Tuesday, November 26, 2013


1. “White Christmas” – While there are more than five Christmas carols written by Jewish songwriters, I thought I’d just cover my favorites, starting with not only the most famous Christmas song written in modern times, but according to the Guinness Book of World Records, the best-selling single of all-time.

Written by: Irving Berlin in 1940

Actually written by: Israel Isidore Baline (Irving’s real name)

Written while: seated poolside at the Arizona Biltmore Resort and Spa in Phoenix, Arizona (talk about your White Christmas)

Made famous by: Bing Crosby in the movie Holiday Inn 

Cool Irving Berlin fact: Refusing to make money off his deep-seated patriotism, Berlin donated all the royalties from “God Bless America” (just another little ditty he penned) to the Boy Scouts, Girl Scouts and Campfire Girls.

2. “Rudolph, the Red-Nosed Reindeer”

Written by: Johnny Marks in 1949

Based on: a poem/story penned by Marks’ brother-in-law, who invented Rudolph

Made famous by: Gene Autry, whose recording sold over 2 million copies in the first year alone.

Famous Rudolph mondegreen: “Olive, the other reindeer” (see our post on mondegreens if you don’t know what they are)
Cool Johnny Marks fact: He is the great-uncle of economist Steven Levitt, co-author of one of my favorite books of all time, Freakonomics.

3. “Let It Snow! Let It Snow! Let It Snow!”

Written by: composer Jule Styne in 1945 with lyrics by Sammy Cahn

Actually written by: Julius Kerwin Stein and Samuel Cohen (real names)

Made Famous by: Vaughn Monroe, hitting #1 on Billboard in ’46 

Interesting “Let it Snow” fact: the lyric never once mentions Christmas
Cool Jule Styne fact: he also wrote the music for the musicals Gypsy and Funny Girl

4. “Silver Bells”

Written by: Jay Livingston and Ray Evans in 1951

Actually written by: Jacob Harold Levison and Raymond Bernard Evans (real names)

Introduced by: Bob Hope and Marilyn Maxwell in the movie The Lemon Drop Kid
Made Famous by: Bing Crosby and Carol Richards 

Cool “Silver Bells” fact: the song was inspired by the silver bells of the Salvation Army bell ringers, thus making it one of the few Christmas carols about the city, as opposed to the usual rural countryside setting.

5. “You’re a Mean One, Mr. Grinch”

Written by: Albert Hague in 1966 (with words/lyrics by Dr. Seuss, of course)

Actually written by: Albert Marcuse, who was born in Berlin, but his family raised him Lutheran with the last name Hague in order to avoid the raging anti-Semitism in the 1920/30s (He got out of Europe just in time, landing in America in 1939)

Made Famous by: Thurl Arthur Ravenscroft, who made a name for himself singing and doing voice-overs for Disney (and Frosted Flakes!)

Curious Albert Hague fact:
 He was also an actor! You can see him in both the movie and TV series, Fame, playing the role of Shorofsky


Fabric Scrap Christmas Cards 

“Sending Christmas Cards!”…I just can’t seem to get that phrase out of my head from the infamous 12 Days of Christmas song!  Why you ask? I’ve been busy making Christmas cards from fabric scraps!  I got the idea from a recent Fresh Picked Friday’s post I published with similar Christmas cards using fabric scraps…Since I have a bajillion pieces of fabric scraps, I knew this was one project I had to try.  I decided to make reindeer faces out of different fun prints, then draw on the reindeer’s features.  This was such a fun project, and it saved me from having to spend a lot on Christmas cards too!  Here’s how my fabric scrap Christmas cards turned out…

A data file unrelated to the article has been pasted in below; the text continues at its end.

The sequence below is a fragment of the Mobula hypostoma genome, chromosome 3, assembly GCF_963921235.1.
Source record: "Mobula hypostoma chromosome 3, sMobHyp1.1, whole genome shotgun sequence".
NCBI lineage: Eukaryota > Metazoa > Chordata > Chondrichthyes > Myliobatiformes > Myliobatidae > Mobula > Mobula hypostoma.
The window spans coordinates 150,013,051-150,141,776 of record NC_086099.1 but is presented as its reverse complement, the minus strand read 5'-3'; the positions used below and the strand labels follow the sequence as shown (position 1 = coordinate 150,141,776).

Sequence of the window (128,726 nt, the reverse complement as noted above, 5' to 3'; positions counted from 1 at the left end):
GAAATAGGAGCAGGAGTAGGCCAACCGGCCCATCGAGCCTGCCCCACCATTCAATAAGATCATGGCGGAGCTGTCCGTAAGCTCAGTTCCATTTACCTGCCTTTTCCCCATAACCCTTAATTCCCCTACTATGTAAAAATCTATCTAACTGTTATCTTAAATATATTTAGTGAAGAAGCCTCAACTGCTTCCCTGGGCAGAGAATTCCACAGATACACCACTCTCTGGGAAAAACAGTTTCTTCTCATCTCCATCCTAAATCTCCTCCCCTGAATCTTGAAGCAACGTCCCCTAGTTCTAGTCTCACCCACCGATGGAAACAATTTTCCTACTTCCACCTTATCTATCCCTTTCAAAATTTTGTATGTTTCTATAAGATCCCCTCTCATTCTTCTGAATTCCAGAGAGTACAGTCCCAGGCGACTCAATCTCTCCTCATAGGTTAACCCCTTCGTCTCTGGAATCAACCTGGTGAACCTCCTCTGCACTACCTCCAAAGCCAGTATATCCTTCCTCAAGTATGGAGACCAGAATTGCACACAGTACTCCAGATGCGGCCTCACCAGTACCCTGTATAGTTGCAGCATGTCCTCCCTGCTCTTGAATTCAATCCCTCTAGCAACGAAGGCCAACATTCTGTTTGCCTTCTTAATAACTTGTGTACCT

I just love how each card is unique and one-of-a-kind! Plus, I ended up personalizing the cards a bit depending on who I was sending them too; for example, my friends with new babies received a card with two big reindeer and a little baby reindeer =)
These DIY Christmas cards were super easy to make.  First, I picked up some blank card stock with envelopes for $5 at Target (I love that place!)
Then,I started out by cutting pieces of fabric into these round shapes for the reindeer’s head.  I simply cut a wide round bottom, then a small round top like this…
Next, I used a few light swirls of Elmer’s Glue to attach the fabric to my blank card stock…
For this next step, I used fabric paint “pens”, but you could use regular paint, or even markers for a similar effect.
Using my fabric paint pens, I drew the antlers, eyes, and smiles onto my reindeer. You can be creative with this step and have fun with creating different personalities for your reindeer =)
Next, I used a red fabric paint pen to draw the big red noses on my reindeer…this is what really makes them ;)
Now all you have left is to wait for the cards to dry, then personalize each one with a message on the back side!  Who would’nt love to receive one of these handmade Christmas cards?!  I know I would ;)


This recipe was found at www.foodpluswords.com .  Another over the top dessert!

Black Velvet Layer Cake

look at this cake!
isn’t it sinister? isn’t is spooky? don’t you just want to eat the whole thing in one sitting?
i honestly can’t think of a more perfect cake for halloween. black velvet cake! with chocolate marshmallow frosting, no less!

black velvet: it’s not just a name for a horse anymore! or kitschy paintings of kittens! or a ridiculous, cheesy ’80′s song!
wait. the horse was black beauty, not black velvet. just kidding.
also, that song is stuck in my head now. go listen to it. it’s ridiculous.

alright, let’s talk about this cake. aside from the fact that it’s uber-black (totally metal!), it’s also effing delicious. italics for emphasis and seriousness. it’s that good.
most scrumptious version of red velvet cake i’ve ever made. true story. you know how sometimes red velvet cakes are super-gorgeous to look at, but once you take a bite you realize it’s just a good-looking heap of dry crumbs?
not this cake. it’s got beauty and brains! well, good looks and a moist crumb, rather. same difference, really.

wouldn’t this layer cake make a lovely centerpiece for a halloween party? especially if you light the sparkler right before you cut and serve it. drama! anticipation! sparkly flames! what’s not to like?
theatrics: people love ‘em. give the people what they want.